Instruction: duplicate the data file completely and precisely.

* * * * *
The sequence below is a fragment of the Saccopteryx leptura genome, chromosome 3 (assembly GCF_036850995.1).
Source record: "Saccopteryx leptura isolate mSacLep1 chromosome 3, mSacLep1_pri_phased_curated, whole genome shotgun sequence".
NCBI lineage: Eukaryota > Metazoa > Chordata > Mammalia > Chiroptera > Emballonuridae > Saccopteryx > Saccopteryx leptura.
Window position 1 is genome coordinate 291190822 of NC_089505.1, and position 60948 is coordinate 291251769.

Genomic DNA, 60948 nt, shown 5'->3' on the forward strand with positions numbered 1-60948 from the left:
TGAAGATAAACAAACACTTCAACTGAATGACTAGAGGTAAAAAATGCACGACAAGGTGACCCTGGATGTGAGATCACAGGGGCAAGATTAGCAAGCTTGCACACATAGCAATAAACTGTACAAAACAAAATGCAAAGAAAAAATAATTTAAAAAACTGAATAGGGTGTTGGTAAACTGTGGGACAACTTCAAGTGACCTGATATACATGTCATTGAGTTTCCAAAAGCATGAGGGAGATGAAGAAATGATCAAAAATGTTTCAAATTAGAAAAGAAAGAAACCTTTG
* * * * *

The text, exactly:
The sequence below is a fragment of the Saccopteryx leptura genome, chromosome 3 (assembly GCF_036850995.1).
Source record: "Saccopteryx leptura isolate mSacLep1 chromosome 3, mSacLep1_pri_phased_curated, whole genome shotgun sequence".
NCBI lineage: Eukaryota > Metazoa > Chordata > Mammalia > Chiroptera > Emballonuridae > Saccopteryx > Saccopteryx leptura.
Window position 1 is genome coordinate 291190822 of NC_089505.1, and position 60948 is coordinate 291251769.

Genomic DNA, 60948 nt, shown 5'->3' on the forward strand with positions numbered 1-60948 from the left:
TGAAGATAAACAAACACTTCAACTGAATGACTAGAGGTAAAAAATGCACGACAAGGTGACCCTGGATGTGAGATCACAGGGGCAAGATTAGCAAGCTTGCACACATAGCAATAAACTGTACAAAACAAAATGCAAAGAAAAAATAATTTAAAAAACTGAATAGGGTGTTGGTAAACTGTGGGACAACTTCAAGTGACCTGATATACATGTCATTGAGTTTCCAAAAGCATGAGGGAGATGAAGAAATGATCAAAAATGTTTCAAATTAGAAAAGAAAGAAACCTTTG